Alaska writer, speaker, humorist, activist Barbara Brown In Print barbarabrown@alaskawriters.com
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Anchorage, Alaska 99508-5129
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The Best Women's Travel Writing 2007

Storytime in the Garden

Alaska Botanical Garden Storytime

   
Lie on the floor and look up at all the glass
The arts come alive
 

When I was in junior high, I read Gone with the Wind. I cried so hard when the Tarleton twins died that the pages of my paperback warped and wrinkled. The book swelled to twice its normal size. My father said, "What are you all worked up over? It's only a book."

Years later, I am in Anchorage. I find myself in an audience watching Tracy Hinkson in "Bent," the story of gays taken away to concentration camps in Germany. I'd already seen it on Broadway with Richard Gere, but I'm here because it's theater and it's live and I'm bringing my husband. Before he met me, he thought melodrama was theater.

The production is so good, I start to cry. Eventually, I'm snorting and sobbing. I am a choking mass of tears, blubbering and hiccupping, trying not to attract attention. My husband doesn't know what to do. "Should we leave? Do you want to go home?" I wouldn't leave that theater if he dragged me out. I came to that performance to be moved, and something in it The director? The actor? took a story and breathed such life and death and love into it that I lost the space between me and the story. Something all new breathed in me, and I was different.

Patricia Eckert is a vegetarian; she won't eat anything with a face. She loved her dog and, when he died, she wanted to tan his hide and make mittens. She went to the library to learn how to tan him, which required boiling him in gasoline. Patricia tells us this bizarre story as a performance piece at Out North Theatre. It is all so incongruous and ingenious and hilarious. I cannot believe someone can make something so outrageously funny and so sad and lovely. I laugh till people in the other rows turn around to see who it is.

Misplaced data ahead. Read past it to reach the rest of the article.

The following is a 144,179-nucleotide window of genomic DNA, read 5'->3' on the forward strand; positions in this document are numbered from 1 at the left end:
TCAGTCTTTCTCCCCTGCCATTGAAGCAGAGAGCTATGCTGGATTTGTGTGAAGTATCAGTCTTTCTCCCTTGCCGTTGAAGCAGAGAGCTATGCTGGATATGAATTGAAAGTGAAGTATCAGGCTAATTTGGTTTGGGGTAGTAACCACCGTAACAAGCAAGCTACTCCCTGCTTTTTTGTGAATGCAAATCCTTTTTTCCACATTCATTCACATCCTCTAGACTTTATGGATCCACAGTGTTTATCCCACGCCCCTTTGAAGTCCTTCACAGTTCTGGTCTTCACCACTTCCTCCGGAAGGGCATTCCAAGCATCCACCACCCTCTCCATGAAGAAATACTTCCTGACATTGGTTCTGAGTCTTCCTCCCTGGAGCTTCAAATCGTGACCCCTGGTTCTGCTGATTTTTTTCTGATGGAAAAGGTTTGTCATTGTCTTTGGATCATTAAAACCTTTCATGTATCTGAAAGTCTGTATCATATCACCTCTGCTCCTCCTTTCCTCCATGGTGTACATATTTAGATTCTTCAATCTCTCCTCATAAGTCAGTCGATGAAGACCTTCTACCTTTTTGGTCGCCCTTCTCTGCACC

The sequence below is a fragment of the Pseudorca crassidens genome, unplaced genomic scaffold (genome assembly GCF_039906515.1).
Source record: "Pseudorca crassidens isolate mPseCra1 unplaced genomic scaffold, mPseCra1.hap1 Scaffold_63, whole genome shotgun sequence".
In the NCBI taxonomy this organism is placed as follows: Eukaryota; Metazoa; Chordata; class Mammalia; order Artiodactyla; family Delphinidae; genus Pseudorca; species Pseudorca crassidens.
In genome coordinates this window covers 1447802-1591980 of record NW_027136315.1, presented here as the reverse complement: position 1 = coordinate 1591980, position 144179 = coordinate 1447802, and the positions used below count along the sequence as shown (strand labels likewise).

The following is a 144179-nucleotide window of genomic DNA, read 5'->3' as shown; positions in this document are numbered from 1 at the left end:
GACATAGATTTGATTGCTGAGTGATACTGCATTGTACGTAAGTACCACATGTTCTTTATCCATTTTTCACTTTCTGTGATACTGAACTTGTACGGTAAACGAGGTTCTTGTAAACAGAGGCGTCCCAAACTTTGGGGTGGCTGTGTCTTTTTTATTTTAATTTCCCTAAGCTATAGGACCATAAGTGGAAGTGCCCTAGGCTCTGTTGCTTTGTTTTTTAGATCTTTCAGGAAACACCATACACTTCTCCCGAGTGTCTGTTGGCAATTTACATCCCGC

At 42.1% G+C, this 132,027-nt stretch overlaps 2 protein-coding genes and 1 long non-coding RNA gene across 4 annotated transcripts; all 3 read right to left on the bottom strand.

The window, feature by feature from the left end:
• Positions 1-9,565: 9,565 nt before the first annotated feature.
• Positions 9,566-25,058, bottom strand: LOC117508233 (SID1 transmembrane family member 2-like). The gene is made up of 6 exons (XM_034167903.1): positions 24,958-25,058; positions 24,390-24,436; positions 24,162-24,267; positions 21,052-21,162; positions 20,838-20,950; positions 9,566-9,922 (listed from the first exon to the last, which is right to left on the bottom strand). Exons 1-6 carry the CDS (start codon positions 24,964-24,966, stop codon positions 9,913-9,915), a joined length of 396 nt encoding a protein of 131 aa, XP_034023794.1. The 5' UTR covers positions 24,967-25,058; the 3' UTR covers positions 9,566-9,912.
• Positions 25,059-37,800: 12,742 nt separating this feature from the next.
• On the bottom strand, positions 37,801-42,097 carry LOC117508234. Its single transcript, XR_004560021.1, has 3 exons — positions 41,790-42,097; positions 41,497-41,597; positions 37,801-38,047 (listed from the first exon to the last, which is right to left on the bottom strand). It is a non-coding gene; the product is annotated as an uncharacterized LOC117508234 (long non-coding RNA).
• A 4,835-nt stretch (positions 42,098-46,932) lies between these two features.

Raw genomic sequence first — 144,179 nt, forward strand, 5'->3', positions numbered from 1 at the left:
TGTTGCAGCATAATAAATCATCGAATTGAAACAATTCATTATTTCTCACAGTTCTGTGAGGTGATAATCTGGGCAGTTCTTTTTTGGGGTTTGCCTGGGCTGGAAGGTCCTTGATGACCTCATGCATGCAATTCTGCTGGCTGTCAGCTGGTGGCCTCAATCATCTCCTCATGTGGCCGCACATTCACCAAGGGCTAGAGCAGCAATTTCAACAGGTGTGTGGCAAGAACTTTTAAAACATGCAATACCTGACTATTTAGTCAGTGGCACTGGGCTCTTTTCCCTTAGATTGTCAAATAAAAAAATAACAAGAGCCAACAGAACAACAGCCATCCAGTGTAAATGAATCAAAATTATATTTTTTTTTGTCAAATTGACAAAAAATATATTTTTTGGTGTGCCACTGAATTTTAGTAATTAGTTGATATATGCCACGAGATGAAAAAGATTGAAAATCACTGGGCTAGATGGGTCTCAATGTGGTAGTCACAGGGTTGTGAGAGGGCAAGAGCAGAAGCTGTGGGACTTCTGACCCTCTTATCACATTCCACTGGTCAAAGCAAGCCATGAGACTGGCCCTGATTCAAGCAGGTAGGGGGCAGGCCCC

When Dale Chihuly and his exhibition of blown glass came to the Anchorage Museum of History and Art, I got a chance to meet him. Big colored globes of glass and light filled the spaces at the Museum. One room was darkened, and the spheres glowed otherworldly-like, spaced around the room like aliens on another planet. In another room, huge globes were piled on top of a wide glass shelf. Chihuly says to lie on the floor and look up at all the glass.

So later, when I bring my daughter to the exhibit and we lie on the floor and people stare at us, I say, very loudly, "The artist said this was how to look at it." It is a whole new vision. We cannot believe these spheres are made of glass; they look like liquid color, maybe soft, colored air.

We walk toward the darkened room. A couple of globes glow out to us, and Sophie screams and runs away. I hold her hand, tell her it's just more glass balls, and we approach closer. She can't stand it; she tears off. The room is eerie. The balls are alive.

Susan Joy Share makes books, and for two days, I had signed up to make books with her. I choose paper, cut it to a size I might like. I make folds, scores, hinges. I stitch and glue, emboss and mix paint. I touch the paper often and feel it. At 6 p.m. on the second day, Susan says the workshop is over. I look up. Now I remember that I don't live in this studio with these books.

I dared myself to write a play and did. I had some really deep grief and it needed a voice and humor, and one thing just led to another till I was on stage. Why, why, why? Nobody held a gun to my head and said, "Expose yourself." Why do I put myself in these places? I want to vaporize, but I plunge ahead and win the audience. I can hear them crying and laughing and squirming. They are with me. My grief became art, touched them, and moved on.


Written for the Rasmuson Foundation website


10,000 Miles, 24 Water Parks, 10 Stitches to the Head, and 3 Bathing Suits Later
Boxes, a favorite from the Anchorage Daily News
Lie on the floor and look up at all the glass -- the arts that move us
"Hold this Thought" -- a daily, one-minute thought on radio, podcast, and website
"A Little Bit Pregnant" and "My Friend Is Coming"

 

 
 
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Unless otherwise noted, all material is copyrighted 2006 Barbara Brown, all rights reserved.
AlaskaWriter illustrations and site design copyright 2003, 2004
Sonya Senkowsky and AlaskaWriter. All rights reserved.

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